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Study Shows Baboons, Like Humans, Can Solve Abstract Reasoning Tasks

Study Shows Baboons, Like Humans, Can Solve Abstract Reasoning Tasks

Study Shows Baboons, Like Humans, Can Solve Abstract Reasoning Tasks

Study Shows Baboons, Like Humans, Can Solve Abstract Reasoning Tasks

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A new study has suggested that baboons can solve abstract reasoning problems using cognitive tools previously thought, among primates, to be solely the reserve of humans.

The study, publishing in Psychological Science by researchers at Harvard University, Carnegie Mellon University and Yale University, showed that olive baboons (Papio anubis) could make use of a logical argument called disjunctive syllogism, which previously was thought to require language.

In jargon-free terms a disjunctive syllogism is a logical argument centered around an “or” statement, from which we can derive meaning. For example:

There are only two types of bird in my garden: sparrows or bluetits. The bird I am looking at is not a bluetit, so it must therefore be a sparrow.

The cup test

In humans, the ability to use disjunctive syllogism to make decisions has been extensively studied. Research examining young children has shown that they appear to develop this ability around the age of two. One classical experiment involves hiding a reward under one of two cups and then showing the participant that one cup has nothing under it. Those studies held that, if the participant then checked under the second cup to find the treat, that would be an example of using disjunctive reasoning.

The authors of the current study, Harvard’s Dr Stephen Ferrigno, Yale’s Dr Yiyun Huang and Carnegie Mellon’s Dr Jessica Cantlon, pointed out a flaw in that previous study design: the participants could just be checking under the cup out of hope or curiosity, rather than a logical certainty that it held the rewards they were looking for.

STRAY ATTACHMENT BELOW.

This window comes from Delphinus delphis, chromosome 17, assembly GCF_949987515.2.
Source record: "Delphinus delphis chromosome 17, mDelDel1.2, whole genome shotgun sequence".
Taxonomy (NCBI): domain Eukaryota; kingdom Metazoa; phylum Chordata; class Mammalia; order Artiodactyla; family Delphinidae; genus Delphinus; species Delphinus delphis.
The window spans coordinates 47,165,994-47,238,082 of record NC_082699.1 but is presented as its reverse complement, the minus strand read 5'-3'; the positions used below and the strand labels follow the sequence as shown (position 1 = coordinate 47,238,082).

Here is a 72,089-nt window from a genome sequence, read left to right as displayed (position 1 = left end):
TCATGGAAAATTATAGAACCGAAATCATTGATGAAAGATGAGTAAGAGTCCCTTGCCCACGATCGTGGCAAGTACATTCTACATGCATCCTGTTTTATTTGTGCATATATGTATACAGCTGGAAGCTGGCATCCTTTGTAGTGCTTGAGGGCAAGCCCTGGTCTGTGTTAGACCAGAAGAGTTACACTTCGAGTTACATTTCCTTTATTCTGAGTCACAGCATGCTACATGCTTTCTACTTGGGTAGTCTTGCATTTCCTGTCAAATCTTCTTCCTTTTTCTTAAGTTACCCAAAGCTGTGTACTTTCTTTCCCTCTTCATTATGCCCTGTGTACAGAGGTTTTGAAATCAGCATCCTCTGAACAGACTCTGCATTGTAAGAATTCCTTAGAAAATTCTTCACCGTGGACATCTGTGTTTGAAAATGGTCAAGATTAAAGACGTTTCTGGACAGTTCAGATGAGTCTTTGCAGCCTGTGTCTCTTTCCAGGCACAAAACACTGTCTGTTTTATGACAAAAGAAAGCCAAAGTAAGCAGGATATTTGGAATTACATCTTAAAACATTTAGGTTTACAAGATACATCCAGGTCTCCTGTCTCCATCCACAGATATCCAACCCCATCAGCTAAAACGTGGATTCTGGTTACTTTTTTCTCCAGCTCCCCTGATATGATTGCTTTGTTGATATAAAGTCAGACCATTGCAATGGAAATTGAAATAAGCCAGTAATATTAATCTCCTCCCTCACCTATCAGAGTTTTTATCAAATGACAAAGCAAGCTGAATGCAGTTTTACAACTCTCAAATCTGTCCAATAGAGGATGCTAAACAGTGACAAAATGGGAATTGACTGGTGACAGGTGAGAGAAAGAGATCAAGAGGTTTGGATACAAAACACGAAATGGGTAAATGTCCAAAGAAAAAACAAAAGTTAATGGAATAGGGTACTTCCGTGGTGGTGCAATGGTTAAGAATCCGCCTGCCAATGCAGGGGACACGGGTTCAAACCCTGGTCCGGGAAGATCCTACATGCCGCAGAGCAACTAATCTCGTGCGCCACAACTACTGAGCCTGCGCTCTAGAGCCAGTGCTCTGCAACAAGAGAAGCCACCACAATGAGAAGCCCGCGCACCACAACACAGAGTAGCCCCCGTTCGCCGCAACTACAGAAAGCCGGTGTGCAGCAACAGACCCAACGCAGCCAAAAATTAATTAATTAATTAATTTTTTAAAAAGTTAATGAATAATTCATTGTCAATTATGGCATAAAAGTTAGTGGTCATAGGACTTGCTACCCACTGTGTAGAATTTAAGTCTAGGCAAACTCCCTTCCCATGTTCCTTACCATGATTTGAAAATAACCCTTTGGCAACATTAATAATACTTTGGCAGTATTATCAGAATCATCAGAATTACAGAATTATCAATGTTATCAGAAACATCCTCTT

A newer test design seemed to fix these flaws: children were presented with two pairs of two cups, with one cup in each pair containing a reward. After the experimenters removed one cup, showing it didn’t contain a reward, the children then were allowed to choose a second cup to look under. If the kids were using deductive logic – the first cup they checked had no reward, so its pair cup must have one - they would be more likely to choose the empty cup’s pair. If they were guessing randomly, any of the three remaining cups would be potential choices. This updated task showed that humans can’t reason though disjunctive syllogism until they are between three and five years old.

Grape-hunting baboons

The authors of the current study put a group of monkeys up to the four-cup reasoning test, with unexpected results. The participants, a troop of nine adult baboons, were trained in how to participate in the experiment – whilst the children in the previous study were rewarded with stickers, the baboons were hunting for grapes – and four proved capable of understanding the rules of the game.

The study’s results showed that the baboons were indeed capable of using disjunctive syllogism to reason – they were much more likely to pick the empty cup’s pair than a cup from the other set. With three cups to pick from, if the baboons had been choosing randomly, it would be expected that 33% of the time, they would pick the pair cup that had to contain a grape. Instead, the four baboons on average picked that cup 58% of the time.

The baboons, the authored noted, seemed to automatically know the location of the grape once the empty cup had been lifted – immediately pointing at the paired cup even before the experimenter had prompted them to choose.

The study found that disjunctive syllogism isn’t unique to humans and doesn’t require a linguistic understanding of an either/or scenario. The baboons join humans and a single African gray parrot named Griffin as the only animals thus far capable of this feat. 
Meet The Author
Ruairi J Mackenzie
Ruairi J Mackenzie
Senior Science Writer